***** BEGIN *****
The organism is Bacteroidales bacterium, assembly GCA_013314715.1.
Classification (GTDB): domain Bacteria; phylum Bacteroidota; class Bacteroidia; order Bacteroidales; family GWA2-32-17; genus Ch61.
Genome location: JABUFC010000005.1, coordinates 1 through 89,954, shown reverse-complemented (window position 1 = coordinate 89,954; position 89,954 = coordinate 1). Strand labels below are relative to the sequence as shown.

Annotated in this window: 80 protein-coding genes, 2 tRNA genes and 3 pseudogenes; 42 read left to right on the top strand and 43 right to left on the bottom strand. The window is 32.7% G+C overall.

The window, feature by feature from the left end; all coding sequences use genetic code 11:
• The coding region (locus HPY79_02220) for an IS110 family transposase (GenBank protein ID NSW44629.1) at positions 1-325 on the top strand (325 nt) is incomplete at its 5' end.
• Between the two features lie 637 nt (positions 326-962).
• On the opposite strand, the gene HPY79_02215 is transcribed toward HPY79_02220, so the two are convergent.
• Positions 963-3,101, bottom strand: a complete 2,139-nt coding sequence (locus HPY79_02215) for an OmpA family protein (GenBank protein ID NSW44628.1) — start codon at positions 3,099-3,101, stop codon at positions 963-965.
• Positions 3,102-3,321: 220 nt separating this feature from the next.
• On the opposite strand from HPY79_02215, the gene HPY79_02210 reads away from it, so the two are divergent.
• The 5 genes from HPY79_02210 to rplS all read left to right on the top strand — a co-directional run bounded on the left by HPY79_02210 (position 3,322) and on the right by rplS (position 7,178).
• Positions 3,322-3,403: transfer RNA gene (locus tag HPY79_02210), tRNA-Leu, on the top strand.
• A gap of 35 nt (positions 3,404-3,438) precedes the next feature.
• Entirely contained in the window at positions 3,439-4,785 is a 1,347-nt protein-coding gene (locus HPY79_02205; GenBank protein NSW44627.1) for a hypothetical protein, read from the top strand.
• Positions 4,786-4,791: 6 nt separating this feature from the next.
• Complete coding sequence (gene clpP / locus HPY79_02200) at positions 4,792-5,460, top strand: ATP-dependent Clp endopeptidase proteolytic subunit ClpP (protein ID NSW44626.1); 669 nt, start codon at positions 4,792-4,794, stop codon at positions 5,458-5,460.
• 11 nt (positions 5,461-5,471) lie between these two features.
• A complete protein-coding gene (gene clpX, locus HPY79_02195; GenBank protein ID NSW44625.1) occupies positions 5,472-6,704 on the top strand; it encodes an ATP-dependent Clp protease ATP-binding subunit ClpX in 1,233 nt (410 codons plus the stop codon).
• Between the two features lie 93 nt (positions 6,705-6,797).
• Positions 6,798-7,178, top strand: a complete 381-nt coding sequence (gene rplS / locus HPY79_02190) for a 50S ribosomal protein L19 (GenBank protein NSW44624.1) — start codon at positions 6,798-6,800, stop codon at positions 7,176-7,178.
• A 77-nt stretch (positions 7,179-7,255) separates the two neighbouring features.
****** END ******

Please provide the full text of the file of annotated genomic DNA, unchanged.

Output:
The organism is Bacteroidales bacterium, assembly GCA_013314715.1.
Classification (GTDB): domain Bacteria; phylum Bacteroidota; class Bacteroidia; order Bacteroidales; family GWA2-32-17; genus Ch61.
Genome location: JABUFC010000005.1, coordinates 1 through 89,954, shown reverse-complemented (window position 1 = coordinate 89,954; position 89,954 = coordinate 1). Strand labels below are relative to the sequence as shown.

Annotated in this window: 80 protein-coding genes, 2 tRNA genes and 3 pseudogenes; 42 read left to right on the top strand and 43 right to left on the bottom strand. The window is 32.7% G+C overall.

The window, feature by feature from the left end; all coding sequences use genetic code 11:
• The coding region (locus HPY79_02220) for an IS110 family transposase (GenBank protein ID NSW44629.1) at positions 1-325 on the top strand (325 nt) is incomplete at its 5' end.
• Between the two features lie 637 nt (positions 326-962).
• On the opposite strand, the gene HPY79_02215 is transcribed toward HPY79_02220, so the two are convergent.
• Positions 963-3,101, bottom strand: a complete 2,139-nt coding sequence (locus HPY79_02215) for an OmpA family protein (GenBank protein ID NSW44628.1) — start codon at positions 3,099-3,101, stop codon at positions 963-965.
• Positions 3,102-3,321: 220 nt separating this feature from the next.
• On the opposite strand from HPY79_02215, the gene HPY79_02210 reads away from it, so the two are divergent.
• The 5 genes from HPY79_02210 to rplS all read left to right on the top strand — a co-directional run bounded on the left by HPY79_02210 (position 3,322) and on the right by rplS (position 7,178).
• Positions 3,322-3,403: transfer RNA gene (locus tag HPY79_02210), tRNA-Leu, on the top strand.
• A gap of 35 nt (positions 3,404-3,438) precedes the next feature.
• Entirely contained in the window at positions 3,439-4,785 is a 1,347-nt protein-coding gene (locus HPY79_02205; GenBank protein NSW44627.1) for a hypothetical protein, read from the top strand.
• Positions 4,786-4,791: 6 nt separating this feature from the next.
• Complete coding sequence (gene clpP / locus HPY79_02200) at positions 4,792-5,460, top strand: ATP-dependent Clp endopeptidase proteolytic subunit ClpP (protein ID NSW44626.1); 669 nt, start codon at positions 4,792-4,794, stop codon at positions 5,458-5,460.
• 11 nt (positions 5,461-5,471) lie between these two features.
• A complete protein-coding gene (gene clpX, locus HPY79_02195; GenBank protein ID NSW44625.1) occupies positions 5,472-6,704 on the top strand; it encodes an ATP-dependent Clp protease ATP-binding subunit ClpX in 1,233 nt (410 codons plus the stop codon).
• Between the two features lie 93 nt (positions 6,705-6,797).
• Positions 6,798-7,178, top strand: a complete 381-nt coding sequence (gene rplS / locus HPY79_02190) for a 50S ribosomal protein L19 (GenBank protein NSW44624.1) — start codon at positions 6,798-6,800, stop codon at positions 7,176-7,178.
• A 77-nt stretch (positions 7,179-7,255) separates the two neighbouring features.